IDEA: Kids deliver a speech on something important to them and others, while "standing at the gate."
A modern-day equivalent of the prophets might be speakers at Hyde Park London, Speakers' Corner. If you do an image search, the Internet has many interesting photos of the various individuals and groups who appear at this famous location. Some are political, some are environmental activists, others share religious beliefs. Some are just plain crazy! (Or are they?) The images will give your class a taste of the variety of speakers.
In much the same way, prophets stood at the gate of the town, or at the well, both popular meeting places. Sometimes several prophets met at the same time. I'm sure at times it was a noisy, passionate, even antagonistic occasion. Sometimes prophets disagreed with one another, and preached opposite messages. Some protested against the monarchy, others were sympathetic to ruling classes. The crowd had to discern for themselves what represented God's call to them.
One activity our youngsters enjoy is a game in which two speakers stand in fromt of the class and speak on topics they care about. It can be a hobby, a class at school, current events, their pet, something they are arguing with a sibling about at home, anything they wish to speak on. The catch is, the two speakers must speak at the same time! The goal is to see who can either attract the most interest (a vote from the audience) or have the audience remember most of their speech. The game is called "Fight for Your Attention" but you can rename it something to do with Prophets.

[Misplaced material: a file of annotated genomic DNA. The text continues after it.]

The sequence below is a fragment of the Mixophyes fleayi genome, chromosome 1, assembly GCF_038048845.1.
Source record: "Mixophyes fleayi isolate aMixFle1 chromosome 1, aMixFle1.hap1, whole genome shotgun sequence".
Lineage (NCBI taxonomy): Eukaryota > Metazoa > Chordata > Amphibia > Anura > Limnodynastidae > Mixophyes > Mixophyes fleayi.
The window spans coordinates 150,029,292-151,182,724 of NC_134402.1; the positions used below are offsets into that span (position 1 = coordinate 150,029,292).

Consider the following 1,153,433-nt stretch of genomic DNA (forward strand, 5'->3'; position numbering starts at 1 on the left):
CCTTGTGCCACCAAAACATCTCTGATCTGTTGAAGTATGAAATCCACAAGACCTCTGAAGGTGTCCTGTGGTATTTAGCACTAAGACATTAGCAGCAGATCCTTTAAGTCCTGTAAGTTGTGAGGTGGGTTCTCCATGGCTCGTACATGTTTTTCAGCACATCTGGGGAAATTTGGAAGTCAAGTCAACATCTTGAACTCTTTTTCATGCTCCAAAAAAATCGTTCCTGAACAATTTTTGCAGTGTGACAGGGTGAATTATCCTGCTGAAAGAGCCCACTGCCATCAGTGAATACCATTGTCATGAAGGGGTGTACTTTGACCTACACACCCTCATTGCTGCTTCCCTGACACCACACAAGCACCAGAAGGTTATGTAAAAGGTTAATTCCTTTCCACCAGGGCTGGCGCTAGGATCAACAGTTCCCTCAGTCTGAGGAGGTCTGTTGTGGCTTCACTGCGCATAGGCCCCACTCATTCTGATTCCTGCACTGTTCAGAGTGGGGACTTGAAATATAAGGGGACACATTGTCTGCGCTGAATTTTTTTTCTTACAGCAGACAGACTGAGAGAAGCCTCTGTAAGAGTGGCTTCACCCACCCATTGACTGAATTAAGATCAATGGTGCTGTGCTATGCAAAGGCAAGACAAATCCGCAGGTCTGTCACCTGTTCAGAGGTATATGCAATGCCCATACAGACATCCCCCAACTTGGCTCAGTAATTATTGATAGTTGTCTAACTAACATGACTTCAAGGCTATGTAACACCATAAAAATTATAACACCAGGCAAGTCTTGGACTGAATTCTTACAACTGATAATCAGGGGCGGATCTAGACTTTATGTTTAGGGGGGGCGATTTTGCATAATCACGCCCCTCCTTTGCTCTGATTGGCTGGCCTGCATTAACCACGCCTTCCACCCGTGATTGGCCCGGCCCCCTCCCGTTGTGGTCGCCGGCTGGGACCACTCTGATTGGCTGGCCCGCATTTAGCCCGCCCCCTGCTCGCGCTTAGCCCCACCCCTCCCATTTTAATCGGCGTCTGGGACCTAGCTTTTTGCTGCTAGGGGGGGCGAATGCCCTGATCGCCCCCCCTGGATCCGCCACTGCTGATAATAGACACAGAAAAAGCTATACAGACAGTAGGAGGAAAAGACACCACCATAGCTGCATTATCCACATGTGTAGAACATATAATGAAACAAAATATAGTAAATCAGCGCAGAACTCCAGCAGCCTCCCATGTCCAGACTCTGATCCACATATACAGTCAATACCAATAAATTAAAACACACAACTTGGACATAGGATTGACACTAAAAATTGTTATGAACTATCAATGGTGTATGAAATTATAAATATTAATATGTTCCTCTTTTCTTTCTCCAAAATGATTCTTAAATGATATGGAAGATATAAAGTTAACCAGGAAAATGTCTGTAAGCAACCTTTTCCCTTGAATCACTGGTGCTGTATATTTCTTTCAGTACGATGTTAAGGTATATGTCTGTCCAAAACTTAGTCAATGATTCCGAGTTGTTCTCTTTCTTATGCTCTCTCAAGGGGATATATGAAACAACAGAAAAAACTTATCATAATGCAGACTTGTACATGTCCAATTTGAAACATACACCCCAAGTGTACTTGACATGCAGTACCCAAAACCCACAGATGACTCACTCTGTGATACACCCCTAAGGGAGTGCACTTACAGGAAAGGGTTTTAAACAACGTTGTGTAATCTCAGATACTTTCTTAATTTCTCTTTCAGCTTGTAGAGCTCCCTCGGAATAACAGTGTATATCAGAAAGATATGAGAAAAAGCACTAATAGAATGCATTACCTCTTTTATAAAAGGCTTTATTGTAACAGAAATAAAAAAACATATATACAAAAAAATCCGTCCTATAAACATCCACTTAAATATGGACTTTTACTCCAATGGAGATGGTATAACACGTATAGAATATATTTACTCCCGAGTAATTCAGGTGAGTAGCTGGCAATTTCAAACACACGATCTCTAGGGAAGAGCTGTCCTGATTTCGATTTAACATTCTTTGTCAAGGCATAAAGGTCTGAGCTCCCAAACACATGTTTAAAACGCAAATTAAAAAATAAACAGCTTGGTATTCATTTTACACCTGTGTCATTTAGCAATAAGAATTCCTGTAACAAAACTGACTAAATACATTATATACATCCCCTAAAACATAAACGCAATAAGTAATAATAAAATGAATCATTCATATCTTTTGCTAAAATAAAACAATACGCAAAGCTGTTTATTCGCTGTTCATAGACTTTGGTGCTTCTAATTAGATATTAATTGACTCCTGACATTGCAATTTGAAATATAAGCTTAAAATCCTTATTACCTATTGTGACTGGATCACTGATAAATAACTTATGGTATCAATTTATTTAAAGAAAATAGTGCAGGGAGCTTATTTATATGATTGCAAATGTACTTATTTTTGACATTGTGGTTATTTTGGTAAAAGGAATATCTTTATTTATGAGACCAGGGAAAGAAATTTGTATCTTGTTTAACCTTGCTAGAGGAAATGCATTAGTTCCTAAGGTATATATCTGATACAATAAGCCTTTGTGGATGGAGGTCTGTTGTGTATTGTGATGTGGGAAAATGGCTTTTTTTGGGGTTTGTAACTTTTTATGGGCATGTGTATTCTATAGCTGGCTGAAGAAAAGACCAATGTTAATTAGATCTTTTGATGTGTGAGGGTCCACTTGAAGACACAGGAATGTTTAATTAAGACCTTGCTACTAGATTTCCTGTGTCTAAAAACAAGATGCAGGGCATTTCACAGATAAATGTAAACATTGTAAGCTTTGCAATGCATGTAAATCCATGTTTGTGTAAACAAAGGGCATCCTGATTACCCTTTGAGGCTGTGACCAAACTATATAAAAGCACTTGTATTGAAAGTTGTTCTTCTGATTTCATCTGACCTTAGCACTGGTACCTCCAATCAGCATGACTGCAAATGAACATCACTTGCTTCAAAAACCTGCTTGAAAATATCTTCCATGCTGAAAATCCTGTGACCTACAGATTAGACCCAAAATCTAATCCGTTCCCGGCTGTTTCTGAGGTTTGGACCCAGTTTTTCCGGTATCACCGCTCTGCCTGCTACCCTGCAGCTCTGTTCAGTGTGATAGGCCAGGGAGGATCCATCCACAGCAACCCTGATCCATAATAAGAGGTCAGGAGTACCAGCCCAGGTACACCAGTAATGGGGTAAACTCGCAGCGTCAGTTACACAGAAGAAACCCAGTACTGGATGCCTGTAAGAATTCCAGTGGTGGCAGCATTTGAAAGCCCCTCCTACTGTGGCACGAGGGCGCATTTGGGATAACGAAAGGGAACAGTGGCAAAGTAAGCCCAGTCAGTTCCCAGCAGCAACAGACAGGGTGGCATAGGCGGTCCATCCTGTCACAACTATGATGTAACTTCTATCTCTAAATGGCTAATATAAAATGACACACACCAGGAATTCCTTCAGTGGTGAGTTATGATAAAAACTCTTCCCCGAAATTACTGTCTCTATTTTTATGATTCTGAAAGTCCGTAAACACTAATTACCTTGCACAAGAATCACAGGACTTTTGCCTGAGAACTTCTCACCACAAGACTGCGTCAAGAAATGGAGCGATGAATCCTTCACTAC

The first time, kids may be unsure how to proceed, but after a while, they start shouting (hope you have soundproofing!). This can lead to a good discussion about what is it that attracts people's attention? Is it the words? the volume? the clothes? the hand gestures? actions? singing?
Try having two speakers only allowed to whisper, or not speak at all. How do they get their message across?
In debriefing, you can explain that many prophets used "guerrilla theatre" techniques, employing drama and improv to attract a crowd or demonstrate their point. Think of Jeremiah and the broken pot, or Hosea marrying a prostitute. Isaiah and Hosea publicly named their children odd names (can you imagine going through life called "Unloved?") I bet Jonah attracted a crowd if he told his "swallowed by a fish" story! All these were memorable actions that emphasized their message.
Kids may learn that simply shouting isn't enough to make your point. What else is necessary? Passion, inspiration, eye contact, compassion, wisdom, all attract attention.
Then ask: how do you choose what to believe? on TV? radio? peers? adults? is it appearance or substance?
Anyone can stand up and claim to be a prophet, both in ancient Israel and today. But it takes a community of faith to determine the presence of God in the words.